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Brief Report
12 (
4
); 792-795
doi:
10.1055/s-0041-1735322

High-Resolution Ultrasonography in the Assessment of Lumbar Radiculoplexus Neuropathy in Diabetics: Preliminary Results of a Case–Control Study

Department of Radiology, St. John's Hospital, Bengaluru, Karnataka, India
Address for correspondence Reddy Ravikanth, MD Department of Radiology, St. John's Hospital Bengaluru 560034, Karnataka India ravikanthreddy06@gmail.com
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Abstract

Abstract

Background The traditional diagnosis of lumbar radiculoplexus neuropathy (LRN) is based on a classical sequence of symptoms and targeted electrodiagnostic examination by means of electromyography. Ultrasonography reliably indicates the level of lumbar radiculopathy by assessing edema mesial to the site of compression.

Materials and Methods This case–control study was undertaken at a tertiary care hospital between July 2017 and June 2019 on 15 diabetic patients with symptoms of LRN. Fifteen healthy volunteers with no symptoms or clinical signs of LRN were included in the control group. The diameter (D) and transverse diameter (TD) of L1 nerve root (L1NR), L2NR, L3NR, and L4NR were measured, and their cross-sectional areas (CSAs) were calculated based on location in the lateral zone, where the NRs were visualized. On high-resolution ultrasonography, femoral nerve was localized lateral to the femoral artery in the femoral triangle beneath the inguinal ligament. Additionally, the CSA (calculated as CSA [mm2] = D × TD × π/4), the diameter (mm), and transverse diameter (mm) of bilateral femoral nerves at the level of L3-L4 were calculated.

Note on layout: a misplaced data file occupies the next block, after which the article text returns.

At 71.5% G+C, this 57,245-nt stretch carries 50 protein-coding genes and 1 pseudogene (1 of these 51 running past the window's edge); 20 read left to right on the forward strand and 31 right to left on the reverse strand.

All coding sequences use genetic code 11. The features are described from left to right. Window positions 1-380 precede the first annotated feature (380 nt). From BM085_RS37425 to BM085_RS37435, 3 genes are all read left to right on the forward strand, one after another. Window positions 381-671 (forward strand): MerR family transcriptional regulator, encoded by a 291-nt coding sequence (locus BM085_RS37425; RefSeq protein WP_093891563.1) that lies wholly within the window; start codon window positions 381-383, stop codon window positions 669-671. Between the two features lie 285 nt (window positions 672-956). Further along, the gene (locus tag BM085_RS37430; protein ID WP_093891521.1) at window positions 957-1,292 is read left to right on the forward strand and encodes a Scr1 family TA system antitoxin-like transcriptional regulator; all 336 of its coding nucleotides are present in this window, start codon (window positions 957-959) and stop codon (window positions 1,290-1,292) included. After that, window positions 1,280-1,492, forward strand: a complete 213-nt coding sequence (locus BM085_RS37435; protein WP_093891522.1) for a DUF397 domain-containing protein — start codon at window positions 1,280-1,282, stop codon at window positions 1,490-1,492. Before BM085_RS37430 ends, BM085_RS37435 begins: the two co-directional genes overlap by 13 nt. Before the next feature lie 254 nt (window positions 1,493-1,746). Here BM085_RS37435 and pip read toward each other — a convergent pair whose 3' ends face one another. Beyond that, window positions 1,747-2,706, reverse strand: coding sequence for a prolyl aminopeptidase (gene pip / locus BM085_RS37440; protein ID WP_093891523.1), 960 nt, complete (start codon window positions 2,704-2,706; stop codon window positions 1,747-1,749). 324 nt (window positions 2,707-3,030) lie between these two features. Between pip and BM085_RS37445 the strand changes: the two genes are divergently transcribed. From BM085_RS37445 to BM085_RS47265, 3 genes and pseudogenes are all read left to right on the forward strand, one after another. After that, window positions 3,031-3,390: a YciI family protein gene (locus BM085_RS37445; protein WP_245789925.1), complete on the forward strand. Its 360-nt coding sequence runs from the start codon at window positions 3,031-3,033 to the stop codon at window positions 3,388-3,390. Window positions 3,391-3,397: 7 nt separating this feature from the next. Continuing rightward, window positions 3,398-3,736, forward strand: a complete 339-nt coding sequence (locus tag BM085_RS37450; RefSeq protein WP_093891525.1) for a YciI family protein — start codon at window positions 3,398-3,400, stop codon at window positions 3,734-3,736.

Results The difference attributed to CSAs between affected NRs in LRN group and unaffected NRs in controls at levels L1-L4 was considered statistically significant (p < 0.05). Receiver operating characteristic analysis revealed mean values to be 8 mm2 (CSA) for L1NR, 11.2 mm2 (CSA) for L2NR, 13.6 mm2 (CSA) for L3NR, and 17.8 mm2 (CSA) for L4NR. There was significant difference between ΔCSA of LRN patients and controls at L1 to L4 levels (p < 0.05). CSA measurements of lateral femoral cutaneous nerve (8 mm2) and femoral nerve (58 mm2) performed on high-resolution ultrasonography were significantly larger on the affected side as compared with the unaffected side.

Conclusion Radiculoplexus neuropathy of the lumbar plexus can be reliably diagnosed on high-resolution ultrasonography that can reveal nerve thickening. The laterality of affected NRs was significantly greater in LRN group when compared with controls.

Keywords

lumbar radiculopathy
ultrasonography
anatomy
cross-sectional area

Introduction

Lumbar plexus comprises a large number of nerves, has a complex anatomy, and encompasses a broad spectrum of pathologies. “Lumbar radiculoplexus neuropathy” is a clinical syndrome that can occur with both motor and sensory disorders or a combination of both. The traditional diagnosis of lumbar radiculoplexus neuropathy (LRN) has been based on a classical sequence of symptoms and targeted electrodiagnostic examination by means of electromyography.1 Imaging modalities such as computed tomography and magnetic resonance imaging (MRI) were primarily used to compute space requirements and for planning biopsy.2 High diagnostic accuracy related to CSA enlargement of nerves indicating pinched nerve secondary to trauma and radiculopathy has been reported in recent ultrasonographic studies.3 Ultrasonography reliably indicates the level of lumbar radiculopathy by assessing edema mesial to the site of compression.